While Treating Dental Disease, Protecting Good Bacteria is a High Priority
You can't rid your body of the trillions of bacteria that inhabit it—nor would you want to. Many of the thousands of species taking up residence in and around you are beneficial to you.
That includes the bacteria in your mouth living together in an invisible community known as a "microbiome." Our immune systems gradually learn to discern between those that mean us well and those that don't, and for the most part leave the former alone.
But although harmful bacteria are in the minority, they can still cause devastating infections like tooth decay and gum disease. Fortunately, we've identified their "base of operations"— a thin film of leftover food particles, that when joined with bacteria is referred to as dental plaque. Plaque buildup serves as the primary food source for harmful bacteria.
We can prevent disease by depriving bacteria of this food source—by brushing and flossing daily to remove plaque buildup. Oral hygiene, along with regular dental care, is the best way to reduce harmful oral bacteria and our risk for disease.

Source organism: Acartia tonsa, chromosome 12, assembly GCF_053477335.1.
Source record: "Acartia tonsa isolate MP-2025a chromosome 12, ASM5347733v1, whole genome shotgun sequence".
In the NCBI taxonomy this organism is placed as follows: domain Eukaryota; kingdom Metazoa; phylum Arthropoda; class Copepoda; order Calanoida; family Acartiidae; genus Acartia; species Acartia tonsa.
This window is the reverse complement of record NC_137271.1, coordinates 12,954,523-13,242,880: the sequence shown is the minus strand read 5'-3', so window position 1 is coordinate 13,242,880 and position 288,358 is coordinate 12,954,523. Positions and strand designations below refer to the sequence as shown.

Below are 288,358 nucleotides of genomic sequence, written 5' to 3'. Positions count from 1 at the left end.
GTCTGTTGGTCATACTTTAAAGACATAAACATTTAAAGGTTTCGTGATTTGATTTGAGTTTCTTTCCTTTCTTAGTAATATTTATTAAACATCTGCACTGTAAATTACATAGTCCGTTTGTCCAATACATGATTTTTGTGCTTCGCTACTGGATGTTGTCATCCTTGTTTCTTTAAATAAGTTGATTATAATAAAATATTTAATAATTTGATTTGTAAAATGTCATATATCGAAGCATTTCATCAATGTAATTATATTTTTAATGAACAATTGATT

Without these measures disease can develop and advance quickly, damaging the teeth, gums and supporting bone. And in cases of advanced gum disease, dentists often turn to antibiotics to reduce bring rampant bacteria under control.
But we've learned the hard way that overused antibiotic therapy can cause more harm than good. For one, it can create resistance within the bacteria we're targeting that often render the antibiotics we're using impotent.
Furthermore, antibiotics can't always discern "good" bacteria from "bad." Beneficial strains may be destroyed in the process, leaving the rich bacterial "microbiome" in our mouths a wasteland. And as we're learning, our health could be worse for the loss.
To avoid this, we're beginning to use treatment applications that narrowly target malevolent bacteria while avoiding more benevolent strains. One helpful advance in this matter was the development of the Human Oral Microbiome Database HOMD, part of which has enabled us to precisely identify the individual bacteria that cause certain diseases. This has made it easier to target them with specific antibiotic drugs.
We still have much to learn about the microscopic world within our mouths. As we do, we can better cooperate with those "inhabitants" that help us maintain our health while fighting those that cause us harm.
If you would like more information on oral bacteria, please contact us or schedule an appointment for a consultation. You can also learn more about this topic by reading the Dear Doctor magazine article “New Research Shows Bacteria Essential to Health.”